The week in higher education – 26 November 2020

The good, the bad and the offbeat: the academy through the lens of the world’s media

November 26, 2020
Dolly Parton coronavirus

Scientists the world over have been working far more punishing hours than 9 to 5 in the race to find a coronavirus vaccine, but it has now been revealed that their efforts were aided by a $1 million (£814,000) donation by Dolly Parton. The country singer gifted the money to the Vanderbilt University Medical Center, a partner of the US company Moderna that has developed a Covid-19 vaccine. Moderna has announced that its vaccine showed 94.5 per cent effectiveness according to early data, and Ms Parton told the BBC’s The One Show that she “felt very proud to be part of that little seed of money that will grow into something great and that will help to heal this world. Lord knows we need it.” The news was met with an outpouring of appreciation for the famed philanthropist, with one Twitter wag even recording a cover of Ms Parton’s hit song Jolene in which the lyrics to the chorus had been changed to “vaccine, vaccine, vaccine, vacciiiiine”.

Paying to attend a graduation ceremony is contentious at the best of times, but stumping up £10 for an online event in the age of coronavirus is particularly riling students, it seems. According to the Daily Record, students at the University of the West of Scotland were in revolt against “miserly university bosses” who had charged the fee for the winter round of 2020 graduations. “Graduation fees have been scrapped at the majority of Scottish universities,” said student union president Ismail Nizami. However, the university defended charging a fee for the “high-quality, virtual interactive ceremonies that will allow our graduating students to celebrate their well-earned academic achievements with their loved ones, friends and the UWS community”, adding that students who did not attend the events would still graduate.

The US election has driven many of us to distraction in recent weeks, but it appears the results were just too much for one university dean. Paul Ewell stepped down from his role at Virginia Wesleyan University after a Facebook tirade in which he called Joe Biden supporters “ignorant, anti-American and anti-Christian”. He went on to ask those who voted for the Democratic candidate to “unfriend” him and said they had corrupted “our youth…our country”. Shortly afterwards, however, it appears Professor Ewell realised his outburst was itself rather “anti-Christian”. “I set a poor example in that post of what a Christian should be,” he said, according to the university’s student newspaper, The Marlin Chronicle. “We all need to be a little less quick to anger and a little more willing to forgive, and that certainly applies to me. I am a Christian work-in-progress for sure.”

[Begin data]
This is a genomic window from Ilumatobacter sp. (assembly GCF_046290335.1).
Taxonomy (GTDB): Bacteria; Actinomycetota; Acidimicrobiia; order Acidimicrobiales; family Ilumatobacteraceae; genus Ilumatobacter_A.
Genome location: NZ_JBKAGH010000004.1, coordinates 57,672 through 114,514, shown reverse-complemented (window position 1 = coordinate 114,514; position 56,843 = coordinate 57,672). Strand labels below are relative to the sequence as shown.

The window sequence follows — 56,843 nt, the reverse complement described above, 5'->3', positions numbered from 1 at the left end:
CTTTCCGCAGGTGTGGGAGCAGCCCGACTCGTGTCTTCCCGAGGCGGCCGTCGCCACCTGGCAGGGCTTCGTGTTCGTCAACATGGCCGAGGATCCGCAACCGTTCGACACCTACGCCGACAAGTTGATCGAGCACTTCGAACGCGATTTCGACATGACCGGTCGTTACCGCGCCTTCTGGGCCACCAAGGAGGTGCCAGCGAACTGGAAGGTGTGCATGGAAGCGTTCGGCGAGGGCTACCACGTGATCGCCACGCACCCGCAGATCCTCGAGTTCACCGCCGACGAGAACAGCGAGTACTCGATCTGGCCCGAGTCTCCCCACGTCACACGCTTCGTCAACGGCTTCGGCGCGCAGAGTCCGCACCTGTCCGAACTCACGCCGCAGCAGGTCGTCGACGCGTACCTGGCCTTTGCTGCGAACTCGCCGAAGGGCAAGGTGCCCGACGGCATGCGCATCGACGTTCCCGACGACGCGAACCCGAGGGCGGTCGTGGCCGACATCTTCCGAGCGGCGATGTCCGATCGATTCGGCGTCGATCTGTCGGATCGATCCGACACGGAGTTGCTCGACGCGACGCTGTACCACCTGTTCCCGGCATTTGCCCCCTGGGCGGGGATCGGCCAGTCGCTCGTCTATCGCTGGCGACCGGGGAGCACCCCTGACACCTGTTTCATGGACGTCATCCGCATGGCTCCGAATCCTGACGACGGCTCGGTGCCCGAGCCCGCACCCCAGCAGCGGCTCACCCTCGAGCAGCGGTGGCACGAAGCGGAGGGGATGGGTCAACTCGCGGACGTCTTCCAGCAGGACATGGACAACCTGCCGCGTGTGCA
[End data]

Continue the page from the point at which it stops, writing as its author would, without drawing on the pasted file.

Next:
Been accused of slacking off at work? Dreading the meeting where your indolence will be discussed? Looking for a sure-fire way to overshadow said discussion? Perhaps you should consider making a A$50,000 (£27,408) donation to your employer. That is exactly what student Abbey Shi did during a recent meeting at the University of Sydney. Ms Shi had been accused of not doing any work for three months in her role as a general secretary of the university’s student representative council – a position that paid her an annual stipend of A$12,000. During a Zoom meeting, the council had voted to censure Ms Shi and ordered her to pay back A$3,000 of her stipend, but shortly afterwards, she appeared on the call herself and pledged to pay it back with an additional A$47,000 on top. Student newspaper Honi Soit said the offer caused “absolute chaos”, while Ms Shi said she had made the money from the “stock surge” of the past year.

Naming itself after a 13th-century crusader who persecuted Jews was always a risk for De Montfort University. So the main surprise emerging from students’ call for the Leicester university to be renamed is that it has taken them so long. While Simon de Montfort may have been the founder of England’s Parliament, his “antisemitic views and hatred towards the Jewish community, which ultimately led to the expulsion of the entire community from Leicester and the massacre of hundreds of Jews across the country” meant the university should ditch its association with him, argued student activists, The Times reported. Historian Sophie Therese Ambler, who released a book on De Montfort last year, said she was “not surprised” by the campaign, explaining: “Each generation has to decide who they want to be a hero or heroine for their time and who they want to represent their university.” De Montfort welcomed the dialogue with student leaders, saying that it “stands against racism in all its forms, including antisemitism”.

Register to continue

Why register?

  • Registration is free and only takes a moment
  • Once registered, you can read 3 articles a month
  • Sign up for our newsletter
Please Login or Register to read this article.

Related articles